Michael Ross’s LIVE campaign chat for April 6-7, 2020.
- Michael has officially mailed in his filing packet!
- Day One of Distance Learning – Teacher and Parent Reflections
- COVID-19 numbers, Stay Home orders, and the legislature’s return • Leadership (and absence of) during crises
- YOUR QUESTIONS ANSWERED: Comparing Traditional Medicaid Expansion with Governor Stitt’s “SoonerCare 2.0”
YOUR SUPPORT MAKES THE DIFFERENCE!
Tonight’s discussion (Excuse the technical difficulties!):
• OSDE’s decision to move schools to distance learning
• Tulsa Public Schools’ COVID-19 Resources: https://t.co/76mIWUxae2
• Jenks Public Schools’ COVID-19 Resources: http://www.jenksps.org/vnews/display….
• Tulsa and Jenks’ decisions to move to a “Shelter In Place” order
• Resources from the City of Tulsa: https://www.cityoftulsa.org/covid-19
• OK State Department of Commerce’s COVID-19 Resources: https://www.okcommerce.gov/covid19/
• SBA Business Guide: https://www.sba.gov/…/coronavirus-covid-19-small-business-g…
In a candidate forum held last Thursday, Michael Ross stood out as the only candidate to offer a clear vision and leadership to address the challenges facing Oklahoma.
Ross, a public school teacher in his 15th year and father of a student in Jenks Public Schools, squared off against Heather Chenoweth, J. Lee Miller, and Lonnie Sims in a forum sponsored by the Bixby and Jenks PLACs, a grassroots parent advocacy group. It was the only forum of the general election and the first time all four candidates had been present since a similar forum in the spring. Chenoweth, Miller, and Ross previously met up in a town hall hosted by TCTA at Webster High School held during the primary season, to which Sims was invited but elected to not attend.
On topics ranging from the budget crisis to infrastructure to mental health services for students, Ross presented clear proposals with supporting data and evidence, while other candidates relied on vague statements, showing himself to be the candidate most well-prepared to handle the challenges of the legislature.
Video provided by the Bixby/Jenks PLAC.
In a new video from the campaign trail, Michael reflects on his motivations for running. Take a look!
On Monday, June 11th, Michael Ross was the only Democratic candidate for HD 68 to attend a candidate forum at Daniel Webster High School sponsored by Tulsa Classroom Teachers Association (TCTA), as part of their “111th Mile.” The main focus of the forum was education, with candidates fielding a mixture of pre-selected questions and questions from audience members.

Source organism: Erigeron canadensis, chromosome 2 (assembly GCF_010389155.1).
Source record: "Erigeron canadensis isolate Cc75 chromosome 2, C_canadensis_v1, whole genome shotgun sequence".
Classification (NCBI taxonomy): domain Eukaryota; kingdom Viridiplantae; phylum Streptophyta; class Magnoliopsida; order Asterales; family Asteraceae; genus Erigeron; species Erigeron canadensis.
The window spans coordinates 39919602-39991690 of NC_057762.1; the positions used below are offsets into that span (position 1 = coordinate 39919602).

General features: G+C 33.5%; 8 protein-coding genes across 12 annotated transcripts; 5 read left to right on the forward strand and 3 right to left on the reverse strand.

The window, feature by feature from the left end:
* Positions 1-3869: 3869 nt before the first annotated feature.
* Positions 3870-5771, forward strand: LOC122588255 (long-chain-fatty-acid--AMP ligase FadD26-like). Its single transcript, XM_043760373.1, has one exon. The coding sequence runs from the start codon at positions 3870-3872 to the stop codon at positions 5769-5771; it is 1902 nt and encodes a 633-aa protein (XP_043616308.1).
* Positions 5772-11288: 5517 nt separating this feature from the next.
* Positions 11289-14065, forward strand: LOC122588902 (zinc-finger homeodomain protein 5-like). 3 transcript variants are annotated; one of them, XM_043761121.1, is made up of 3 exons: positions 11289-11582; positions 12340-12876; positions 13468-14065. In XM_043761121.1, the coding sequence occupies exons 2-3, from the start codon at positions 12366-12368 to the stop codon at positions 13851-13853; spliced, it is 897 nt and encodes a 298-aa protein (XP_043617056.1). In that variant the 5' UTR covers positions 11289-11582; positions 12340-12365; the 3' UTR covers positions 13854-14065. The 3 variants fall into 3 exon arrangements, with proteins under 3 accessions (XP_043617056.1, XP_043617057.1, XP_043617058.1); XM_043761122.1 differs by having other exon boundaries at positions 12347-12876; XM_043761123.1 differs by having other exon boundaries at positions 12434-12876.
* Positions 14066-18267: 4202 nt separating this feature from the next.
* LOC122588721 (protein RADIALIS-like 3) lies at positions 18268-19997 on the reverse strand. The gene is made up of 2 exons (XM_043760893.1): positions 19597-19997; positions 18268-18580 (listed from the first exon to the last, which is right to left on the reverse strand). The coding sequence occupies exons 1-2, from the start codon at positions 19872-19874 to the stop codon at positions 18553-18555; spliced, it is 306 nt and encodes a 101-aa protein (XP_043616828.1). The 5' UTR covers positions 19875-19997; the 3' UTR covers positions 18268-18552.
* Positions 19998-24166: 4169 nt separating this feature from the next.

“I’m grateful to the TCTA for the invitation to participate,” Michael said. “Forums like this are yet another example of how teachers in the community are leading the way in civic engagement.”
In addition to educators and members of the community, television crews from Tulsa’s channels 6 and 8, the CBS and ABC affiliates respectively, attended, using footage from the HD 68 session in their 10pm broadcasts. Channel 6’s coverage can be found here, while Channel 8’s story can be found here.
TCTA’s “111th Mile” is a reference to the 110 mile walk undertaken by area educators during April’s teacher walkout. The name implies that teachers are now going the extra mile in service of their classrooms and communities.
Michael will join TCTA again on Thursday, June 21, in a second HD 68 forum to be held at Memorial High School. Find more information here.
On Thursday, May 17th, the Parent Legislative Action Committees from Bixby and Jenks hosted a forum for legislative candidates focusing on education. All nine candidates for House District 68 participated, answering three pre-selected questions and, as time allowed, questions from the audience before giving a closing statement.
Thank you to the PLACs for hosting the event, and to the television production students who filmed!
Michael was featured in a story on teachers filing to run for office. This story ran on Oklahoma City’s Channel 9 and its sister station, Tulsa’s Channel 6.
Michael spoke with CNN’s Nick Valencia about his dedication to advocacy on behalf of his students on April 3, the second day of the Oklahoma teacher walkout.
Micahel Ross, a high school teacher outside of Tulsa speaks to CNN about superintendents telling teachers if they take “personal days” to walkout, they’ll have to pay out of their own pockets for the subs who replace them. #OKWalk4Kidspic.twitter.com/tqThF20NWG
— Nick Valencia (@CNNValencia) April 3, 2018